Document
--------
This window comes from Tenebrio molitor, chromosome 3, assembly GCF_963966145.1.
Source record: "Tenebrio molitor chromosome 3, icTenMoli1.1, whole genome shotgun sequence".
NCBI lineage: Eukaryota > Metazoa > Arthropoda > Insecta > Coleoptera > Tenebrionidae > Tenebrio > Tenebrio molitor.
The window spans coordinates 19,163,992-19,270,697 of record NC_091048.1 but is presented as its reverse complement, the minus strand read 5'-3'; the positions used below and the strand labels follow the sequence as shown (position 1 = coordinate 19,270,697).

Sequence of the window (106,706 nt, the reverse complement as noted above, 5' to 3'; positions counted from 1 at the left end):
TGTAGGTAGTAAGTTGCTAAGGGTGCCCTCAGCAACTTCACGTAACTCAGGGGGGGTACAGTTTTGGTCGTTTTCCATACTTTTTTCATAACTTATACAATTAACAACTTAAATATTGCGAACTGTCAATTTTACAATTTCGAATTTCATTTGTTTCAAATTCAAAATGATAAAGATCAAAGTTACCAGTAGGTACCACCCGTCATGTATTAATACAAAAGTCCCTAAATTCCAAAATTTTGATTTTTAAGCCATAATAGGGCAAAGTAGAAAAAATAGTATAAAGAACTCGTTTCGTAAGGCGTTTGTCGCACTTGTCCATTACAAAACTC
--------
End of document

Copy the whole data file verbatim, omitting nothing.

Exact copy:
This window comes from Tenebrio molitor, chromosome 3, assembly GCF_963966145.1.
Source record: "Tenebrio molitor chromosome 3, icTenMoli1.1, whole genome shotgun sequence".
NCBI lineage: Eukaryota > Metazoa > Arthropoda > Insecta > Coleoptera > Tenebrionidae > Tenebrio > Tenebrio molitor.
The window spans coordinates 19,163,992-19,270,697 of record NC_091048.1 but is presented as its reverse complement, the minus strand read 5'-3'; the positions used below and the strand labels follow the sequence as shown (position 1 = coordinate 19,270,697).

Sequence of the window (106,706 nt, the reverse complement as noted above, 5' to 3'; positions counted from 1 at the left end):
TGTAGGTAGTAAGTTGCTAAGGGTGCCCTCAGCAACTTCACGTAACTCAGGGGGGGTACAGTTTTGGTCGTTTTCCATACTTTTTTCATAACTTATACAATTAACAACTTAAATATTGCGAACTGTCAATTTTACAATTTCGAATTTCATTTGTTTCAAATTCAAAATGATAAAGATCAAAGTTACCAGTAGGTACCACCCGTCATGTATTAATACAAAAGTCCCTAAATTCCAAAATTTTGATTTTTAAGCCATAATAGGGCAAAGTAGAAAAAATAGTATAAAGAACTCGTTTCGTAAGGCGTTTGTCGCACTTGTCCATTACAAAACTC